Cisco Alerts Users of High-Severity Vulnerability in Data Center Switches

July 6, 2023

Cisco has alerted its customers about a significant vulnerability found in some models of data center switches that could allow attackers to interfere with encrypted traffic. The vulnerability, identified as CVE-2023-20185, was discovered during internal security testing of the ACI Multi-Site CloudSec encryption feature in Cisco Nexus 9000 Series Fabric Switches.

The flaw affects Cisco Nexus 9332C, 9364C, and 9500 spine switches, but only if they are in ACI mode, are part of a Multi-Site topology, have the CloudSec encryption feature enabled, and are running firmware 14.0 and later releases. If successfully exploited, this vulnerability would allow unauthorized attackers to read or modify intersite encrypted traffic between sites remotely.

Cisco explained the issue, stating, "This vulnerability is due to an issue with the implementation of the ciphers that are used by the CloudSec encryption feature on affected switches." They further elaborated that an attacker positioned between the ACI sites could exploit this vulnerability by intercepting intersite encrypted traffic and using cryptanalysis techniques to break the encryption.

As of now, Cisco has not released any software updates to fix the CVE-2023-20185 vulnerability. The company advises customers using the affected data center switches to disable the vulnerable feature and contact their support organization for alternative solutions.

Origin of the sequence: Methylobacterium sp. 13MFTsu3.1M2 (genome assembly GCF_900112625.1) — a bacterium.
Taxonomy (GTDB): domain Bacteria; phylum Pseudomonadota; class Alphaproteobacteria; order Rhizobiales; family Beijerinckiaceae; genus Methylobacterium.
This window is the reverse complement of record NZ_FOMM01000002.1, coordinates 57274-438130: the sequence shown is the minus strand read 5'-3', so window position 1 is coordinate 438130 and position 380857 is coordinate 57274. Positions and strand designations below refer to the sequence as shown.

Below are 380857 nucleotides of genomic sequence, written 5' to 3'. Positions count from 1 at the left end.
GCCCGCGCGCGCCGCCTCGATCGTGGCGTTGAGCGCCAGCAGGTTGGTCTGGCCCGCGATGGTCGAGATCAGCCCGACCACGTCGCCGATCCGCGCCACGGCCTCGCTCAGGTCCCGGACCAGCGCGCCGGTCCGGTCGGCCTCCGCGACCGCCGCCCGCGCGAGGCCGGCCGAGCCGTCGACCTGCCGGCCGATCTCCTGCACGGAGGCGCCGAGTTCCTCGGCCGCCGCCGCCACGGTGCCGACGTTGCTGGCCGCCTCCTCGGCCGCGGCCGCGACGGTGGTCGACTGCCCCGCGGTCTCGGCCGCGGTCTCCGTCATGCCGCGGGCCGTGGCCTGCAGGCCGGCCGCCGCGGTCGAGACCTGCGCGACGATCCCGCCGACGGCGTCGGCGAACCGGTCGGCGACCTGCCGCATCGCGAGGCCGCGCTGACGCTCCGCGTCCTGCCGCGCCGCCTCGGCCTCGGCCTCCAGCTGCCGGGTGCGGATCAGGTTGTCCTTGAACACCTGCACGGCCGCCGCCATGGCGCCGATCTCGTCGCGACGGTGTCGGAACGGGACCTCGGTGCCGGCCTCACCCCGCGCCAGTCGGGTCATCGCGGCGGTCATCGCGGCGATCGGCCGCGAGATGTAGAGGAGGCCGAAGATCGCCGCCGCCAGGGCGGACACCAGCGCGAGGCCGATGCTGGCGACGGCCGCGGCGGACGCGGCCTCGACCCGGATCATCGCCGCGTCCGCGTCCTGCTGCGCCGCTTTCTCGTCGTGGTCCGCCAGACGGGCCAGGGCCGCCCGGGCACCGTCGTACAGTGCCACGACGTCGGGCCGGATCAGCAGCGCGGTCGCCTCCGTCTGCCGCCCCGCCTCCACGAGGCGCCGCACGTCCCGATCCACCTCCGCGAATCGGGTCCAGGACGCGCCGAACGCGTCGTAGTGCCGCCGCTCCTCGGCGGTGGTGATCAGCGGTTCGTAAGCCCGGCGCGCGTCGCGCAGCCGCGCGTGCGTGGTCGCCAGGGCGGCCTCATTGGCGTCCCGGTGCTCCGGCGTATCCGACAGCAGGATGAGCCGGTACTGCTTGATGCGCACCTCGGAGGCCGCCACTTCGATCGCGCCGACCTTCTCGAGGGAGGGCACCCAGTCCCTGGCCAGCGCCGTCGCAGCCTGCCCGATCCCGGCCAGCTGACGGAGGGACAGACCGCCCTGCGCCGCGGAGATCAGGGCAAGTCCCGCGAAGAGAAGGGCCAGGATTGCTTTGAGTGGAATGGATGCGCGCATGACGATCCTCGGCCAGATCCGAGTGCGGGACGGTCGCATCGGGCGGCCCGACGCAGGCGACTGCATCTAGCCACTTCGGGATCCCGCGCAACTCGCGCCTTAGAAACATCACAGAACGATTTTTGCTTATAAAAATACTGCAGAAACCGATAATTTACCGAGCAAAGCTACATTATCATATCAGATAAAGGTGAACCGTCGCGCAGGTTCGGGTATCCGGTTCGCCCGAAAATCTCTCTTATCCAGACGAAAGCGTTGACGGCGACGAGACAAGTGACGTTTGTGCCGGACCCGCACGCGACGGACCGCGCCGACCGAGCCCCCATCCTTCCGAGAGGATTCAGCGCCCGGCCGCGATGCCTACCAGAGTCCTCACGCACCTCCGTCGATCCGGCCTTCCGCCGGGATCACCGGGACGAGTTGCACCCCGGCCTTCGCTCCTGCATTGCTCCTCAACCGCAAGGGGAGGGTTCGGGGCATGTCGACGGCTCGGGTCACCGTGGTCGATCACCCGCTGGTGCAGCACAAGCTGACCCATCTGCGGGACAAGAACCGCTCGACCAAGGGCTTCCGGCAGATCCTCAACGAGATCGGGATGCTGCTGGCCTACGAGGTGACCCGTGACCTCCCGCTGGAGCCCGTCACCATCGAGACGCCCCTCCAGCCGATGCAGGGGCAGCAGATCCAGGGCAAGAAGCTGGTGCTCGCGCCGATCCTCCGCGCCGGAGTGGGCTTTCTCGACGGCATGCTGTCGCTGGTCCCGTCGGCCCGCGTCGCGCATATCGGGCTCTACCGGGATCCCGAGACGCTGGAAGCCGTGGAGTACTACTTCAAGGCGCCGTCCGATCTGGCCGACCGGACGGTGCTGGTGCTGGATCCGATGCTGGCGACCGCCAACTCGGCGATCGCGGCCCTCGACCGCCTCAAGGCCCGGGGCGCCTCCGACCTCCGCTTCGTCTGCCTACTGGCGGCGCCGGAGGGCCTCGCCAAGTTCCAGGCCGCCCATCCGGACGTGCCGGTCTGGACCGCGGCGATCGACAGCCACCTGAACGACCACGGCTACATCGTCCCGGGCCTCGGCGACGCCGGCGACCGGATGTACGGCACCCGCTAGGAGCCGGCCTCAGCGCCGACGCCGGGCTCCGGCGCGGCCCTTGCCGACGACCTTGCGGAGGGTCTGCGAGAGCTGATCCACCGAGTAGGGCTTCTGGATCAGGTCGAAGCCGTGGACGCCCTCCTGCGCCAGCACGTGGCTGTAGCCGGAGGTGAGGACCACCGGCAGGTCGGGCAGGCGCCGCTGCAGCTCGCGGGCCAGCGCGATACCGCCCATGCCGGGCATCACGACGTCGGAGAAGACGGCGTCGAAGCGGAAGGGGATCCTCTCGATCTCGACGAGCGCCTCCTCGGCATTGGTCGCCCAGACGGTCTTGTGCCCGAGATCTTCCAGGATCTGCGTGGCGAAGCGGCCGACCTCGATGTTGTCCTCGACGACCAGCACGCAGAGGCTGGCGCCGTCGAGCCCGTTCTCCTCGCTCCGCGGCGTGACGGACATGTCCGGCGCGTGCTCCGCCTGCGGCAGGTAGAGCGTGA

To determine if CloudSec encryption is active across an ACI site, users should navigate to Infrastructure > Site Connectivity > Configure > Sites > site-name > Inter-Site Connectivity on the Cisco Nexus Dashboard Orchestrator (NDO) and check if "CloudSec Encryption" is listed as "Enabled." To verify whether CloudSec encryption is enabled on a Cisco Nexus 9000 Series switch, the command show cloudsec sa interface all should be run via the switch command line. If it returns 'Operational Status' for any interface, CloudSec encryption is switched on.

Cisco's Product Security Incident Response Team (PSIRT) has not yet found any evidence of public exploit code targeting the bug or the flaw being exploited in attacks. In addition to this, Cisco addressed four critical remote code execution flaws with public exploit code affecting multiple Small Business Series Switches in May. The company is also working on fixing a cross-site scripting (XSS) bug in the Prime Collaboration Deployment (PCD) server management tool, reported by Pierre Vivegnis of NATO's Cyber Security Centre (NCSC).

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